Not a game that I’ve made this time, but one I bought some time ago: when I found out there was a board game called ‘Cyclades‘ about a bunch of Greek cities fighting for control of the Cycladic islands with the help of various gods and mythical creatures, I pretty much had to get a copy and give it a go. I finally just got around to trying it out with my usual crew of fellow-Classicist-board-game-fans and can report it was a great success (and not just because I won. OK, a little bit because I won.)
There’s a tradition in Cambridge of putting on a production of an Ancient Greek play every three years – entirely in Ancient Greek (with English surtitles!). Expectations were running high this year when, after a phenomenal tragedy-comedy double bill three years ago (Prometheus Bound and The Frogs), the same production team returned for another double bill: Antigone and Lysistrata – a tragedy about a woman who defies the laws of her city (and her uncle Kreon, the king) to bury her dead brother, and a comedy about a woman who organises a sex-strike to put an end to wars between the Greek city-states. When I say expectations were running high, I mean that at the time of writing tickets were entirely sold out, though there may be returns for the last couple of shows on October 14th and 15th (check the theatre site) – but I also mean that I personally was looking forward to another incredible performance – the ‘Prometheus’ last time round in particular was hands down the best production of any ancient Greek play I’ve ever seen, and I’ve seen quite a few. I’ve just got back after the show, and I can safely say I wasn’t disappointed – in fact I think this production may have been even better than the last one. Continue reading “The Cambridge Greek Play 2016: Antigone and Lysistrata”
Following my recent trip to the British Museum to see their exhibiton on Egyptian underwater archaeology, yesterday I had another trip to see their second current exhibition, ‘Sicily: Culture and Conquest‘. This focuses on two periods of Sicily’s history: the period of Greek and Phoenician settlement on the island (from around the 8th century BCE to the Roman conquest in the 3rd century) and the period of Norman rule in the 11th and 12th centuries CE. The exhibition’s premise is that these two ostensibly quite different periods both feature particularly creative interactions between the many different cultures which made up the population of Sicily, whether between Greeks, Phoenicians, and native inhabitants, or between Normans, Greeks, and Arabs. Continue reading “Sicily: Culture and Conquest – review”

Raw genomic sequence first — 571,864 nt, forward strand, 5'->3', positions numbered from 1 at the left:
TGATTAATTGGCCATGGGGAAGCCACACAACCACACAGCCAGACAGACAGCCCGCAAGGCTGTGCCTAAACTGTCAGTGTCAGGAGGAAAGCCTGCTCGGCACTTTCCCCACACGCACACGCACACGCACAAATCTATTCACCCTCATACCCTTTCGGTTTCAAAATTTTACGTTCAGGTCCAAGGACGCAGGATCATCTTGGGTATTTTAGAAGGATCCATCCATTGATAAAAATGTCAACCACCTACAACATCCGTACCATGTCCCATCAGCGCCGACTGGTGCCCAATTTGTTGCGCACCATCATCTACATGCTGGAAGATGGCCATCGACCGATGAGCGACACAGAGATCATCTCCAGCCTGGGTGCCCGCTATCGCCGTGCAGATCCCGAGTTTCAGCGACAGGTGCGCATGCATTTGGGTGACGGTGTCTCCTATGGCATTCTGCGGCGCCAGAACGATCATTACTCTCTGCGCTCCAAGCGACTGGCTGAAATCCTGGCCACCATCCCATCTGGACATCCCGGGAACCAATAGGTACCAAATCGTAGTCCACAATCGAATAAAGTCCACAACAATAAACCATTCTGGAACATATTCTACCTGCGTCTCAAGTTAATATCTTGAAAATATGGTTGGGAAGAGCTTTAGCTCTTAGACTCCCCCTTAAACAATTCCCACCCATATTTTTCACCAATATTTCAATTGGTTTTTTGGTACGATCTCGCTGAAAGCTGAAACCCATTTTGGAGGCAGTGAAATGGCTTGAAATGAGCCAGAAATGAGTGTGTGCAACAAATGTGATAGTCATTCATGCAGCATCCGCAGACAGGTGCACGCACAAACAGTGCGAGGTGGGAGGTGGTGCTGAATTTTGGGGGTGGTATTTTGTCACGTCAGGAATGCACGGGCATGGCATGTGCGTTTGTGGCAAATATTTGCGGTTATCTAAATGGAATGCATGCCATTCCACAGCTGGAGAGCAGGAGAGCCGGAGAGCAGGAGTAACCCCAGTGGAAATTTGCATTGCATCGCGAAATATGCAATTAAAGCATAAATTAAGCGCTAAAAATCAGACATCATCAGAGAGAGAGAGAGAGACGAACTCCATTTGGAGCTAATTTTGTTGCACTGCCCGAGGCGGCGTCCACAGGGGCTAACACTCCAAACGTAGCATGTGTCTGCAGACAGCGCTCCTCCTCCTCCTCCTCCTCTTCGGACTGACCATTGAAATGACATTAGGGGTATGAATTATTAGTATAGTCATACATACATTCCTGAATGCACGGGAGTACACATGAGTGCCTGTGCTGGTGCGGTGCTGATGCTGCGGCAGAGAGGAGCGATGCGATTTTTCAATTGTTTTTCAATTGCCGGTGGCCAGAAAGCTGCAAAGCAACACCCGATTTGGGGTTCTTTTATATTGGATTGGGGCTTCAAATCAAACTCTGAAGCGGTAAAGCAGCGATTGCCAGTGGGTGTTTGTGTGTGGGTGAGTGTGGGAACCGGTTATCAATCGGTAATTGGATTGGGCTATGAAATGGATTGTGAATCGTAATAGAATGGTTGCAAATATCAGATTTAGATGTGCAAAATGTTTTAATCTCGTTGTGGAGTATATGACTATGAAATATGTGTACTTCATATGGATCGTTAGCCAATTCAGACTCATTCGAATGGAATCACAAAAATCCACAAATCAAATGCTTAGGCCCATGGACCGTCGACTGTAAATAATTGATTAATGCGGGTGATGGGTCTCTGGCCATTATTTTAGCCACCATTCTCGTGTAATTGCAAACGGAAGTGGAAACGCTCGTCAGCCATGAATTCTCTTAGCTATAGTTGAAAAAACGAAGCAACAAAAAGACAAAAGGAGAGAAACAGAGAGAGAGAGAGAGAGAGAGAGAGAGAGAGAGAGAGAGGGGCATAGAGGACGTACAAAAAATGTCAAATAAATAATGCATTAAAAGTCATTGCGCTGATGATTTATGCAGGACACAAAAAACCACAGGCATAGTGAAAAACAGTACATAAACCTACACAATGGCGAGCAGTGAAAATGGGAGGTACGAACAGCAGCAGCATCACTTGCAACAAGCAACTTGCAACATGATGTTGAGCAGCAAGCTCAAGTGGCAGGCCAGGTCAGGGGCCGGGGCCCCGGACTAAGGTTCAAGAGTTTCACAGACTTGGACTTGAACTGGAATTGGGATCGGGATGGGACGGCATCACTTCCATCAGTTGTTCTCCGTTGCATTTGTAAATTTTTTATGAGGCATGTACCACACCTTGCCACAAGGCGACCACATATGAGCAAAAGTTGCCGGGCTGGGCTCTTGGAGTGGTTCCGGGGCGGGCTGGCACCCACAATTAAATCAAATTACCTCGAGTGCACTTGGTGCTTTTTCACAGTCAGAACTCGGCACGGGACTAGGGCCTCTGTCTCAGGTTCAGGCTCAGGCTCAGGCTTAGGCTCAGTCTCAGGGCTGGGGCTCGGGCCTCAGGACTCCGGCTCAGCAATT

I recently went to see the British Museum’s current blockbuster exhibition, ‘Sunken Cities: Egypt’s Lost Worlds’ (on until November 27th), which showcases recent finds from the cities of Thonis-Herakleion and Canopus, port cities on the edge of the Nile Delta which are now largely underwater; the exhibition also includes material from the BM’s excavations at Naukratis (a Greek trading settlement upriver from the two ports) as well a large number of loans from Egyptian museums. It’s a pretty stunning collection, particularly the sculptures – a giant statue of Hapy, god of the Nile’s flood, opens the exhibition, and later on there’s another pair of giant (i.e over 5m tall) statues, representing a Ptolemaic king and queen; some of the smaller statues are equally impressive, like the beautiful one of Queen Arsinoe II wearing an essentially transparent piece of drapery that shows incredible skill in carving.
Continue reading “Sunken Cities: Egypt’s Lost Worlds (review)”
Tucked away unobtrusively at the back of Oxford’s Sackler Library, the Griffith Institute of Egyptology is the home of the complete Howard Carter archives, documenting the discovery and ten-year excavation of the tomb of Tutankhamun. The Institute celebrates its 75th anniversary this year, and so the Ashmolean’s current exhibition, “Discovering Tutankhamun“, explores the excavation and its aftermath using material from the Griffith’s archives – so during my latest visit to The Other Place, I paid it a visit on Res Gerendae’s behalf.
Continue reading “Discovering Tutankhamun at the Ashmolean Museum”
The British Museum’s first blockbuster exhibition in their new temporary exhibition gallery has been getting plenty of publicity, mostly about the arrival of the longest Viking longship ever discovered – or at least, the 20% of its wooden frame that survives, plus a reconstruction of the rest – from Denmark. A new gallery, a giant longship, and Vikings! How could a group of Classicists resist…?